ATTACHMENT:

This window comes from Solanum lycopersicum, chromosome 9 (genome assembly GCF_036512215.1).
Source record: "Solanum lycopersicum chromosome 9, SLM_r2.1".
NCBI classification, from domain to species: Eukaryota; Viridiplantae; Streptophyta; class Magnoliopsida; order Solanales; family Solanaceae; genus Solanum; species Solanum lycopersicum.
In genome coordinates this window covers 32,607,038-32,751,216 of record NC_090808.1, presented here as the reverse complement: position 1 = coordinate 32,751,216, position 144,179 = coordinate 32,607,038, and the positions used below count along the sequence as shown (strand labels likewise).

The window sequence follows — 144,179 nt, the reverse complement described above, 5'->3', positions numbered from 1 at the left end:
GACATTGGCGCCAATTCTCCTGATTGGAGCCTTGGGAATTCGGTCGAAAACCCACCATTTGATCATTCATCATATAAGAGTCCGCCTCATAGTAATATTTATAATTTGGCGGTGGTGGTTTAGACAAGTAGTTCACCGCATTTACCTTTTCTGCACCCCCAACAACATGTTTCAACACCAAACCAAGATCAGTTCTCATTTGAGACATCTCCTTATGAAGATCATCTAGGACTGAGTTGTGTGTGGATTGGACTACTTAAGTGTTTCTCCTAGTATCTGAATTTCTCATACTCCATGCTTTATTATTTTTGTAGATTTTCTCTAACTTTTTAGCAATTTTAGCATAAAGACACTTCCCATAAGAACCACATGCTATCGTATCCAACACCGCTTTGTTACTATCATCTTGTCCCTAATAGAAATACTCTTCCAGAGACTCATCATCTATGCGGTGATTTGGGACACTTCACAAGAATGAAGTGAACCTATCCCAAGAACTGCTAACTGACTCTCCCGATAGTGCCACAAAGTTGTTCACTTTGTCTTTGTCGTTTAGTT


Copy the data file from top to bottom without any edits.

This window comes from Solanum lycopersicum, chromosome 9 (genome assembly GCF_036512215.1).
Source record: "Solanum lycopersicum chromosome 9, SLM_r2.1".
NCBI classification, from domain to species: Eukaryota; Viridiplantae; Streptophyta; class Magnoliopsida; order Solanales; family Solanaceae; genus Solanum; species Solanum lycopersicum.
In genome coordinates this window covers 32,607,038-32,751,216 of record NC_090808.1, presented here as the reverse complement: position 1 = coordinate 32,751,216, position 144,179 = coordinate 32,607,038, and the positions used below count along the sequence as shown (strand labels likewise).

The window sequence follows — 144,179 nt, the reverse complement described above, 5'->3', positions numbered from 1 at the left end:
GACATTGGCGCCAATTCTCCTGATTGGAGCCTTGGGAATTCGGTCGAAAACCCACCATTTGATCATTCATCATATAAGAGTCCGCCTCATAGTAATATTTATAATTTGGCGGTGGTGGTTTAGACAAGTAGTTCACCGCATTTACCTTTTCTGCACCCCCAACAACATGTTTCAACACCAAACCAAGATCAGTTCTCATTTGAGACATCTCCTTATGAAGATCATCTAGGACTGAGTTGTGTGTGGATTGGACTACTTAAGTGTTTCTCCTAGTATCTGAATTTCTCATACTCCATGCTTTATTATTTTTGTAGATTTTCTCTAACTTTTTAGCAATTTTAGCATAAAGACACTTCCCATAAGAACCACATGCTATCGTATCCAACACCGCTTTGTTACTATCATCTTGTCCCTAATAGAAATACTCTTCCAGAGACTCATCATCTATGCGGTGATTTGGGACACTTCACAAGAATGAAGTGAACCTATCCCAAGAACTGCTAACTGACTCTCCCGATAGTGCCACAAAGTTGTTCACTTTGTCTTTGTCGTTTAGTT